Across much of the developing world one of the most stubbornly persistent signs of gender inequality is the low rate of land ownership among women. The situation is particularly dire in sub-Saharan Africa: estimates vary, but recent work by Cheryl Doss and her co-authors suggest that roughly 20-30 percent of landowners across the continent are women. These deep inequalities in land ownership appear to hold in urban Tanzania as well, where nearly 75 percent of all land is registered under a single male name.
While gender equality in land ownership is an outcome we should care about in and of itself, it also has a whole range of potential knock-on benefits. Households where women have greater control over property tend to spend more on their children, including on education. Observational studies of contexts where women have been included on titles reveal that they are more involved in household decision making. While these studies may be picking up mere correlations rather than causal relationships, there is enough evidence that strengthening women's property rights is associated with better development outcomes to warrant a closer look.
Gender inequality rears its head in our research project
Rewind to a few years ago: a group of development economists were discussing randomization and research protocol for a land titling evaluation in Dar es Salaam — including Daniel Ali and Klaus Deininger of the World Bank, Stefan Dercon from Oxford, my colleague Justin Sandefur from CGD, and Andrew Zeitlin from Georgetown  -- when the conversation shifted to the issue of women's property rights.
We were preparing for the launch of the next phase of a study of the impact of formal land rights on people living in the slums. We had just finished randomly selecting groups of households to receive financial and administrative support towards obtaining a title for their land. Everything was set to proceed, but there was a nagging worry which diverted our conversation: whose names would actually be listed on the issued titles?
Earlier that day we had seen several land titles which had already been issued and the attached photos indicated that the owners were - much like our group of researchers - overwhelmingly male. Also, when we had previously surveyed local residents about who in the family would be included on a title, a woman was mentioned only one in three times (see the graph below). This created a new concern: if only men end up as owners on these titles, were we effectively locking women out of formal property ownership?
What the economists did next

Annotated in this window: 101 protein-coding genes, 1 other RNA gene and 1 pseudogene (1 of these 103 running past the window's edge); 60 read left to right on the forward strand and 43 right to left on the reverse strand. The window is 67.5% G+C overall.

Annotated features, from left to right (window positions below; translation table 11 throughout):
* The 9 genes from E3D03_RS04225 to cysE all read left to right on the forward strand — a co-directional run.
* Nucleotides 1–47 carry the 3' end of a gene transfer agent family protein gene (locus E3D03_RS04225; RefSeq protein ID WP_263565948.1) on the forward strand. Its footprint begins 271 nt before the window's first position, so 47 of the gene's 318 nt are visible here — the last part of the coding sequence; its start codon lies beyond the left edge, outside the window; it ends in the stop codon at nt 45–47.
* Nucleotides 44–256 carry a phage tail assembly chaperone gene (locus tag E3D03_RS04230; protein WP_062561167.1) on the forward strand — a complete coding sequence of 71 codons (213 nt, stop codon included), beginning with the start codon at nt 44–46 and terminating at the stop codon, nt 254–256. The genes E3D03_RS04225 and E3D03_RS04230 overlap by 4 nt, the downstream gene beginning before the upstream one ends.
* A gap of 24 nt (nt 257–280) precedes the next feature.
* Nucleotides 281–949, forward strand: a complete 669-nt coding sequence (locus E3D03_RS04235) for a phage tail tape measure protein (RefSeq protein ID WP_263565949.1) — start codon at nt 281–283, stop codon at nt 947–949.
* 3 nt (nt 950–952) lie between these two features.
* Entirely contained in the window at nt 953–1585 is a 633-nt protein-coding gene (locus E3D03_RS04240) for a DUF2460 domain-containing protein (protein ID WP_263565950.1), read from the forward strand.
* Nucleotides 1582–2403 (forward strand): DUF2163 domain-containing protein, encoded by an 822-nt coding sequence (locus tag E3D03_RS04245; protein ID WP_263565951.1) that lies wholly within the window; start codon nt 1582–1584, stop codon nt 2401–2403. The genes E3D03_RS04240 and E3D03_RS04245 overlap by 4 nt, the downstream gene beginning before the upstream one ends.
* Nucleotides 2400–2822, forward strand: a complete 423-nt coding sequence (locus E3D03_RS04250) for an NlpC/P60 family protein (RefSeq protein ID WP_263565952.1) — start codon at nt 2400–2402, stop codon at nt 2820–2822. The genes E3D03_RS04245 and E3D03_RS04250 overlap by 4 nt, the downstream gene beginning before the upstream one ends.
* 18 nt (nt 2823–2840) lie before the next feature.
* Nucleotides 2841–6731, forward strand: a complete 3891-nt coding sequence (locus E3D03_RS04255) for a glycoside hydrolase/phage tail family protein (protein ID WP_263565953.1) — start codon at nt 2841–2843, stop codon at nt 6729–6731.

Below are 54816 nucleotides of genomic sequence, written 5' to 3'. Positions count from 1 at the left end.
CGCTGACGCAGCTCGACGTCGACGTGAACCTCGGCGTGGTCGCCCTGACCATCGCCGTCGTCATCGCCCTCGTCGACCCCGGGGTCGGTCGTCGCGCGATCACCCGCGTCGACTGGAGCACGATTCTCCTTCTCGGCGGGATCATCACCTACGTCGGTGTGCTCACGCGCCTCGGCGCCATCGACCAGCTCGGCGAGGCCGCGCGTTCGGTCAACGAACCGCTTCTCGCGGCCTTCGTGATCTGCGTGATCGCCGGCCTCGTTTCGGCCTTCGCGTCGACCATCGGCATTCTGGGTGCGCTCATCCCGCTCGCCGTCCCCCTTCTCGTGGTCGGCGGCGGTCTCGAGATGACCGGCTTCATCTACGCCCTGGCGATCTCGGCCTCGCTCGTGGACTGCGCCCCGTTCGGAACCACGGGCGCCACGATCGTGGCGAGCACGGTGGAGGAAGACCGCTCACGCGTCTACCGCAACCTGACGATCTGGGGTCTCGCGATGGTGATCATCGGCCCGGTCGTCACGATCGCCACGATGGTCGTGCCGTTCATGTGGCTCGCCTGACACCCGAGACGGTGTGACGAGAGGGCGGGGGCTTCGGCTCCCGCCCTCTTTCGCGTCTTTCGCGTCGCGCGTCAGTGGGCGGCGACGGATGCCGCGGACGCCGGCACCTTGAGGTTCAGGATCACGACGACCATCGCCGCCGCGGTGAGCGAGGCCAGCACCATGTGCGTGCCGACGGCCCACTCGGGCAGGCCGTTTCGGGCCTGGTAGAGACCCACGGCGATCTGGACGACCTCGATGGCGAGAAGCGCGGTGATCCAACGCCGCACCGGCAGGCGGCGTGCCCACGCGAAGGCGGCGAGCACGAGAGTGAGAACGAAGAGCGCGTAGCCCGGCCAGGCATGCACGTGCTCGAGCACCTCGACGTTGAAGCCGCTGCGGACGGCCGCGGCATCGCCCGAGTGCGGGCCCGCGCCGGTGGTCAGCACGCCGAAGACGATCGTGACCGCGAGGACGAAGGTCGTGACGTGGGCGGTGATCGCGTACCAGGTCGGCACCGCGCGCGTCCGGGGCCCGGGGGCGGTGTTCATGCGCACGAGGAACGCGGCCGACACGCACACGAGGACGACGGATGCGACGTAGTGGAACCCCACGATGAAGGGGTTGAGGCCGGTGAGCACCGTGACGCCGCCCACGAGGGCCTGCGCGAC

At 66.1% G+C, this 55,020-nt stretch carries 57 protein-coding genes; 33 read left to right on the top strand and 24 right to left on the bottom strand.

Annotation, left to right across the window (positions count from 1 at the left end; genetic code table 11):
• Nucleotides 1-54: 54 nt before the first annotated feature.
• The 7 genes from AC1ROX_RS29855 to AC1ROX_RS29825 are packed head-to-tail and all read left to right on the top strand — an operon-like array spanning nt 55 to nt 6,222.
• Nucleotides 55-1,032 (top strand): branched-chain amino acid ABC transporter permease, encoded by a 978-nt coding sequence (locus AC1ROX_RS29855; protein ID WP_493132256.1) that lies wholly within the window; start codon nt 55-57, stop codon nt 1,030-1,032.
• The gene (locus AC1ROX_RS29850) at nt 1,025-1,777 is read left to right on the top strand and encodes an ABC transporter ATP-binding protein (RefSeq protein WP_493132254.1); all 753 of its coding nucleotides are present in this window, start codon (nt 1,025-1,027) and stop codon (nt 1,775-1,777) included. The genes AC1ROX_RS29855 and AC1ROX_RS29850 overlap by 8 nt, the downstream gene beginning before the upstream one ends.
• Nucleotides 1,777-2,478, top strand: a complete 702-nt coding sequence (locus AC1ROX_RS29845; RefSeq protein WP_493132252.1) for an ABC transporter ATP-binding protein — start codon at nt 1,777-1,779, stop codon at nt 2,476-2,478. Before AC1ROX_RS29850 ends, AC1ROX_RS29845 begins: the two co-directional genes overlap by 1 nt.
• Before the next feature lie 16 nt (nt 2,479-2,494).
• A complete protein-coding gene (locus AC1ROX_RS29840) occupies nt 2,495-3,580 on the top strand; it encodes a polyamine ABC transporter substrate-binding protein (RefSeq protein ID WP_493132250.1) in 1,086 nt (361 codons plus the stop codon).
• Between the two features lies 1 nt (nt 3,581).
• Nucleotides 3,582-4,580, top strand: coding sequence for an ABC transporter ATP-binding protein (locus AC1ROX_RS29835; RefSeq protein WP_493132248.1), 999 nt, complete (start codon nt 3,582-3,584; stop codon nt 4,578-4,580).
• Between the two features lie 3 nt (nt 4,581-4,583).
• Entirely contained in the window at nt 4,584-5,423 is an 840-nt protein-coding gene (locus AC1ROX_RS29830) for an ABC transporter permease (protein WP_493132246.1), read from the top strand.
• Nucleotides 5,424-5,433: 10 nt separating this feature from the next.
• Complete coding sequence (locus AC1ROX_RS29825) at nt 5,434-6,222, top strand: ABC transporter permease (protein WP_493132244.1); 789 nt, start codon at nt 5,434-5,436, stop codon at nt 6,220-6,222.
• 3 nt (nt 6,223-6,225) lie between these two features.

What's the best way to get women included on a land title? We might have just made joint-titling a requirement for participation in the program and called it a day, but we were worried that this would deter some households from signing up. The NGO we were collaborating with on the project preferred to hold community meetings to stress the importance of having both spouses on a title, but this left us a little skeptical.
Being consummate economists, we decided to use price incentives to get the job done. We had already decided to use a lottery to distribute vouchers to households which subsidized the cost of obtaining a title between, so we added a simple tweak: some households got a regular "unconditional" vouchers (covering between 20-80 percent of the cost), but some received a voucher which could only be used if they included at least one woman as an owner of the land. We describe this experiment in more detail in our recent CGD Working Paper.
The results were pretty stark: for both households which received an unconditional subsidy and for those who received no subsidy at all, around 60 percent of households went on to sign up at least one woman as a co-owner. This itself was above and beyond our expectations, and vindication of our partner NGO's efforts to convince local residents that co-titling was a good idea.
But households which received a subsidized voucher of any value were not only just as likely to sign up, but they were much more likely to include a woman on the title: at least 90 percent went on to do so. Because the value of the conditional subsidies wasn't any greater than the unconditional ones, making gender equity a requirement in the titling process appears to be a safe way to get women on titles.
Wait, wasn't that too easy?
While our experiment was a success from the perspective of getting households to sign women up as owners, it presents us with a new mystery: why was this so easy?
As we mentioned before, previous studies have found that women's land rights are correlated with large improvements in women's empowerment and development outcomes. But if increasing women's formal access to property really involves such a large shift of power from men to women, then why was it so easy for us to convince a group of predominately male-headed families to agree to it?
A cynical answer would be that we haven't changed anything, that a woman's name on a piece of paper does little for her actual empowerment. We won't really know the answer until we return to see if women who became formal land owners are faring any better than those who did not. Until then, the jury is out as to whether little behavioral nudges or policy tweaks aimed at improving gender equity in land ownership can make a meaningful impact.